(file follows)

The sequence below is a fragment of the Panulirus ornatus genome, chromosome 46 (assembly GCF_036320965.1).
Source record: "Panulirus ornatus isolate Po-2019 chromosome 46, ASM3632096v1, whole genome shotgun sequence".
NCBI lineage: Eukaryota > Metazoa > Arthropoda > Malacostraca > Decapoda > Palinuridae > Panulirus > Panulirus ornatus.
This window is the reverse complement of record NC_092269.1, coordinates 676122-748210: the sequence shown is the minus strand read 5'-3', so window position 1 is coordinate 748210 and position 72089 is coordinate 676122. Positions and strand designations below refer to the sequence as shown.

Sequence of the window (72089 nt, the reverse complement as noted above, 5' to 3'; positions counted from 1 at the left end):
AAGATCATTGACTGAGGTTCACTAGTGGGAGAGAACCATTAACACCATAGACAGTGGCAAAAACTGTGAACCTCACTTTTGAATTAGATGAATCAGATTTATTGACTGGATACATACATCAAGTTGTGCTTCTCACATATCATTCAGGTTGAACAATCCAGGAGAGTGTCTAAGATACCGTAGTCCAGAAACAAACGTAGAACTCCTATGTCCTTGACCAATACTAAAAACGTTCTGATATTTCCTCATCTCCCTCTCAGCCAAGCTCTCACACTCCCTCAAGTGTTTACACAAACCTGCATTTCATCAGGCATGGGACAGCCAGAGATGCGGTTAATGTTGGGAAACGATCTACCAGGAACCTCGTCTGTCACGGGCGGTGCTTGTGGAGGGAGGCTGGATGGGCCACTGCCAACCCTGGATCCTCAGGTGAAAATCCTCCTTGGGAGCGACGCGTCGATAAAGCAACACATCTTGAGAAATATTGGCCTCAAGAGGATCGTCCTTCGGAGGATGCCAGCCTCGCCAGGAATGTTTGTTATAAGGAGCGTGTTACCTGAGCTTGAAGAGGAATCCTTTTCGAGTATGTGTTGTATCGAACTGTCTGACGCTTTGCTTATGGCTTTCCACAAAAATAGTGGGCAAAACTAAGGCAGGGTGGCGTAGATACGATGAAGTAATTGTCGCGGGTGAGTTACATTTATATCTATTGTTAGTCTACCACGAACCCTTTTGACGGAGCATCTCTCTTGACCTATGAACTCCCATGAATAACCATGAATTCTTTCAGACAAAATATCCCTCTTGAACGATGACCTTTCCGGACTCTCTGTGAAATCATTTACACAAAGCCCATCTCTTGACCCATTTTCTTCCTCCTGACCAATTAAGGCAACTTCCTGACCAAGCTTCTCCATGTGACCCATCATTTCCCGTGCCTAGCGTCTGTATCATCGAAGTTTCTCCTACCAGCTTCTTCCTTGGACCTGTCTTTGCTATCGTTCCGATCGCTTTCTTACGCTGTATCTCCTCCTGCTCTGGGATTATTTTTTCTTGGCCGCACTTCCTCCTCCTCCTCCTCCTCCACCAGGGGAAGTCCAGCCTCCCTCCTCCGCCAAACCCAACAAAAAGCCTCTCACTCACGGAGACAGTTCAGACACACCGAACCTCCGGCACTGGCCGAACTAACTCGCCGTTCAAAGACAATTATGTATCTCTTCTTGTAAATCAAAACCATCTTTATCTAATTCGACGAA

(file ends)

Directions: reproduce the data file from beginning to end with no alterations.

The sequence below is a fragment of the Panulirus ornatus genome, chromosome 46 (assembly GCF_036320965.1).
Source record: "Panulirus ornatus isolate Po-2019 chromosome 46, ASM3632096v1, whole genome shotgun sequence".
NCBI lineage: Eukaryota > Metazoa > Arthropoda > Malacostraca > Decapoda > Palinuridae > Panulirus > Panulirus ornatus.
This window is the reverse complement of record NC_092269.1, coordinates 676122-748210: the sequence shown is the minus strand read 5'-3', so window position 1 is coordinate 748210 and position 72089 is coordinate 676122. Positions and strand designations below refer to the sequence as shown.

Sequence of the window (72089 nt, the reverse complement as noted above, 5' to 3'; positions counted from 1 at the left end):
AAGATCATTGACTGAGGTTCACTAGTGGGAGAGAACCATTAACACCATAGACAGTGGCAAAAACTGTGAACCTCACTTTTGAATTAGATGAATCAGATTTATTGACTGGATACATACATCAAGTTGTGCTTCTCACATATCATTCAGGTTGAACAATCCAGGAGAGTGTCTAAGATACCGTAGTCCAGAAACAAACGTAGAACTCCTATGTCCTTGACCAATACTAAAAACGTTCTGATATTTCCTCATCTCCCTCTCAGCCAAGCTCTCACACTCCCTCAAGTGTTTACACAAACCTGCATTTCATCAGGCATGGGACAGCCAGAGATGCGGTTAATGTTGGGAAACGATCTACCAGGAACCTCGTCTGTCACGGGCGGTGCTTGTGGAGGGAGGCTGGATGGGCCACTGCCAACCCTGGATCCTCAGGTGAAAATCCTCCTTGGGAGCGACGCGTCGATAAAGCAACACATCTTGAGAAATATTGGCCTCAAGAGGATCGTCCTTCGGAGGATGCCAGCCTCGCCAGGAATGTTTGTTATAAGGAGCGTGTTACCTGAGCTTGAAGAGGAATCCTTTTCGAGTATGTGTTGTATCGAACTGTCTGACGCTTTGCTTATGGCTTTCCACAAAAATAGTGGGCAAAACTAAGGCAGGGTGGCGTAGATACGATGAAGTAATTGTCGCGGGTGAGTTACATTTATATCTATTGTTAGTCTACCACGAACCCTTTTGACGGAGCATCTCTCTTGACCTATGAACTCCCATGAATAACCATGAATTCTTTCAGACAAAATATCCCTCTTGAACGATGACCTTTCCGGACTCTCTGTGAAATCATTTACACAAAGCCCATCTCTTGACCCATTTTCTTCCTCCTGACCAATTAAGGCAACTTCCTGACCAAGCTTCTCCATGTGACCCATCATTTCCCGTGCCTAGCGTCTGTATCATCGAAGTTTCTCCTACCAGCTTCTTCCTTGGACCTGTCTTTGCTATCGTTCCGATCGCTTTCTTACGCTGTATCTCCTCCTGCTCTGGGATTATTTTTTCTTGGCCGCACTTCCTCCTCCTCCTCCTCCTCCACCAGGGGAAGTCCAGCCTCCCTCCTCCGCCAAACCCAACAAAAAGCCTCTCACTCACGGAGACAGTTCAGACACACCGAACCTCCGGCACTGGCCGAACTAACTCGCCGTTCAAAGACAATTATGTATCTCTTCTTGTAAATCAAAACCATCTTTATCTAATTCGACGAA